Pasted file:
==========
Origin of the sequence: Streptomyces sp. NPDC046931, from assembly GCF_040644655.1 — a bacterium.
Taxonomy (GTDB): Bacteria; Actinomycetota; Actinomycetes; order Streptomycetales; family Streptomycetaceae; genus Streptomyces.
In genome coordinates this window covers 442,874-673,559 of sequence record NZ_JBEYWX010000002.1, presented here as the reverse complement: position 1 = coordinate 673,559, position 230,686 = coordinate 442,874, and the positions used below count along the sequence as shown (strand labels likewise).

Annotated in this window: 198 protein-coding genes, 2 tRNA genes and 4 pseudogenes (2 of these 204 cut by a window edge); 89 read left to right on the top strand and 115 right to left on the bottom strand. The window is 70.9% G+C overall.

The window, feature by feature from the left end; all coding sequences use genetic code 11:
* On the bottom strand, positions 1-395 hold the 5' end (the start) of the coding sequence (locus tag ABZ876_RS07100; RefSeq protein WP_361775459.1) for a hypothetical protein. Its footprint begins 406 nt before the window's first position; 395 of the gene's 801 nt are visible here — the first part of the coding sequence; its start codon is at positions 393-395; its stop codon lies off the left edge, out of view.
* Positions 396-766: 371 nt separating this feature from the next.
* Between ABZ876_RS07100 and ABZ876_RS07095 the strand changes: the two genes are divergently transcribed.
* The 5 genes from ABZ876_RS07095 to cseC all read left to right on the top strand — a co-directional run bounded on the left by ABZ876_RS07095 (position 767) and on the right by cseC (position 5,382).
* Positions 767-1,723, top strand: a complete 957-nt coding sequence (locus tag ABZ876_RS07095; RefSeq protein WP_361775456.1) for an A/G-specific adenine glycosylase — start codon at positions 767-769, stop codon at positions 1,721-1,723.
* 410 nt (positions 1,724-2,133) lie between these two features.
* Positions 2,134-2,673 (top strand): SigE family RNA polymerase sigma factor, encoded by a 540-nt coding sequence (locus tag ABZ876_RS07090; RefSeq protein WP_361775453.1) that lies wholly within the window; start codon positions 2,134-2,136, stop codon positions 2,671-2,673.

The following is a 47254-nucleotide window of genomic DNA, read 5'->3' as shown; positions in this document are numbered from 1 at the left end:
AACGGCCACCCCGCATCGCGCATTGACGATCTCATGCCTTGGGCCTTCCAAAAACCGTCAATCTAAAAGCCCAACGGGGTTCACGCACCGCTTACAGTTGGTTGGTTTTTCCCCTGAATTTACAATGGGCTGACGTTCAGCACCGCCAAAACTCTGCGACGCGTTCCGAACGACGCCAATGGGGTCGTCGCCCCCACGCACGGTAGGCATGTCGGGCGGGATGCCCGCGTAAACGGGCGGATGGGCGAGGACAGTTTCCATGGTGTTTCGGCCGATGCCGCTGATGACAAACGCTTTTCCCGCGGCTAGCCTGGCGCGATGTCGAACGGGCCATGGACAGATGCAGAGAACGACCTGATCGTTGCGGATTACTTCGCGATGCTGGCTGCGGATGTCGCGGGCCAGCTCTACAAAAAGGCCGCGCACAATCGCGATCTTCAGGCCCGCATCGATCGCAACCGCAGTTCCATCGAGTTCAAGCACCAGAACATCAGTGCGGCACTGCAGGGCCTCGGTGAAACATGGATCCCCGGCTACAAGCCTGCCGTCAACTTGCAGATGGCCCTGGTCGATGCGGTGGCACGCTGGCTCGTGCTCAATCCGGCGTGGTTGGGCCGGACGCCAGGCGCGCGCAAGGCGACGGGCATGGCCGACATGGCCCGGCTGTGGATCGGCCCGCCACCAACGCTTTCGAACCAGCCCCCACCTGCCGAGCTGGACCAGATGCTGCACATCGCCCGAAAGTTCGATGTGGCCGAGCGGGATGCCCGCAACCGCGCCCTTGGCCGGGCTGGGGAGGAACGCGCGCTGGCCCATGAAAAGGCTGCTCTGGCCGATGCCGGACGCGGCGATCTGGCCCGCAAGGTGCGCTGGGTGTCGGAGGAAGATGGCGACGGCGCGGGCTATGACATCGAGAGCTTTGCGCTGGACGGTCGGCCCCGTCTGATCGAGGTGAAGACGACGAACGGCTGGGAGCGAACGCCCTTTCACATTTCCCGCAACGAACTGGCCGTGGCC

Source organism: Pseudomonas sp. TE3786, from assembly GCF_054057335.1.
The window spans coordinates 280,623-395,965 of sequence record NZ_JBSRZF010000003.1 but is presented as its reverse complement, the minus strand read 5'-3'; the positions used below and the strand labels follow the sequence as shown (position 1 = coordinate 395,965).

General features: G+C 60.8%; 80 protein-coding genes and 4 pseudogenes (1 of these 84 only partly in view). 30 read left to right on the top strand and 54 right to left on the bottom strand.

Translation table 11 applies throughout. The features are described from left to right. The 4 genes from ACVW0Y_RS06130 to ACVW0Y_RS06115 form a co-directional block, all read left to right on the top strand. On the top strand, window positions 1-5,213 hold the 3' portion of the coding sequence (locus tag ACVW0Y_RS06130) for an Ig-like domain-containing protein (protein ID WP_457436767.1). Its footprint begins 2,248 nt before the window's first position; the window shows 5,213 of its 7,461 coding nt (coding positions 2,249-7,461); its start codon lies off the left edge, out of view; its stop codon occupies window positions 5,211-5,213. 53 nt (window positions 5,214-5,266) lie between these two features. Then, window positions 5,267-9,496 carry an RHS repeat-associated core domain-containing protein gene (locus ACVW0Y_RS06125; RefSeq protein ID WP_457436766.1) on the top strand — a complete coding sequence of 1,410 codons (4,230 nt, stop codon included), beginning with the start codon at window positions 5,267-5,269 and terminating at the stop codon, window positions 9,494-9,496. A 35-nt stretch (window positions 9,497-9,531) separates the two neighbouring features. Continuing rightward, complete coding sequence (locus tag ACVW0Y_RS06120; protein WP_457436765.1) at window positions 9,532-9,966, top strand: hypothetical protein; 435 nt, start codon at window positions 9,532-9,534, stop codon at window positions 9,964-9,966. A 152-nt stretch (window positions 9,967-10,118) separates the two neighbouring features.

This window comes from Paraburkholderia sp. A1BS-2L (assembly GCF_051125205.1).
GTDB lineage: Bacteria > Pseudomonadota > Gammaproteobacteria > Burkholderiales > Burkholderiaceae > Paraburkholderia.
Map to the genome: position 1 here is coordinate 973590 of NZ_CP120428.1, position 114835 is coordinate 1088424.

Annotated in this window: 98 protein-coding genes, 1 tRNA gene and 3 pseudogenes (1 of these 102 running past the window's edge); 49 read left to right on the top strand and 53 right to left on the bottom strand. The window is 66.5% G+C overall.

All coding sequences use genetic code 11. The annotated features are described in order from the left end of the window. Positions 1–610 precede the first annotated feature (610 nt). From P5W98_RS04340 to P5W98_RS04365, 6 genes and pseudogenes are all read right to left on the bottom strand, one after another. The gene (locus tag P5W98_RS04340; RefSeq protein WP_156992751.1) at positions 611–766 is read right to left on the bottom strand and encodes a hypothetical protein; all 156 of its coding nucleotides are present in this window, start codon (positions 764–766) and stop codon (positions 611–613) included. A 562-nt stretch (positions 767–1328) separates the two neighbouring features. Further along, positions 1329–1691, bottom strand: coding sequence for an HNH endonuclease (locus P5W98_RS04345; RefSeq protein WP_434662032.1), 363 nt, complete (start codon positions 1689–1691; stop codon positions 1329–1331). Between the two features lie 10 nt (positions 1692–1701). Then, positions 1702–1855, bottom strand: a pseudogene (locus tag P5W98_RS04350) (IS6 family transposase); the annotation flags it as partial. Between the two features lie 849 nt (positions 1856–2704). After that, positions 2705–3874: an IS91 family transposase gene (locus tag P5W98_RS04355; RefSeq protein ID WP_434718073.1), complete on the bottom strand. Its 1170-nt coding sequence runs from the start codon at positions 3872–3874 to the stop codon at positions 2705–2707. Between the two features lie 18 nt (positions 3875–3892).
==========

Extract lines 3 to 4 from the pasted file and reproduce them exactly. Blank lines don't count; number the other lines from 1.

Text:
In genome coordinates this window covers 442,874-673,559 of sequence record NZ_JBEYWX010000002.1, presented here as the reverse complement: position 1 = coordinate 673,559, position 230,686 = coordinate 442,874, and the positions used below count along the sequence as shown (strand labels likewise).

Annotated in this window: 198 protein-coding genes, 2 tRNA genes and 4 pseudogenes (2 of these 204 cut by a window edge); 89 read left to right on the top strand and 115 right to left on the bottom strand. The window is 70.9% G+C overall.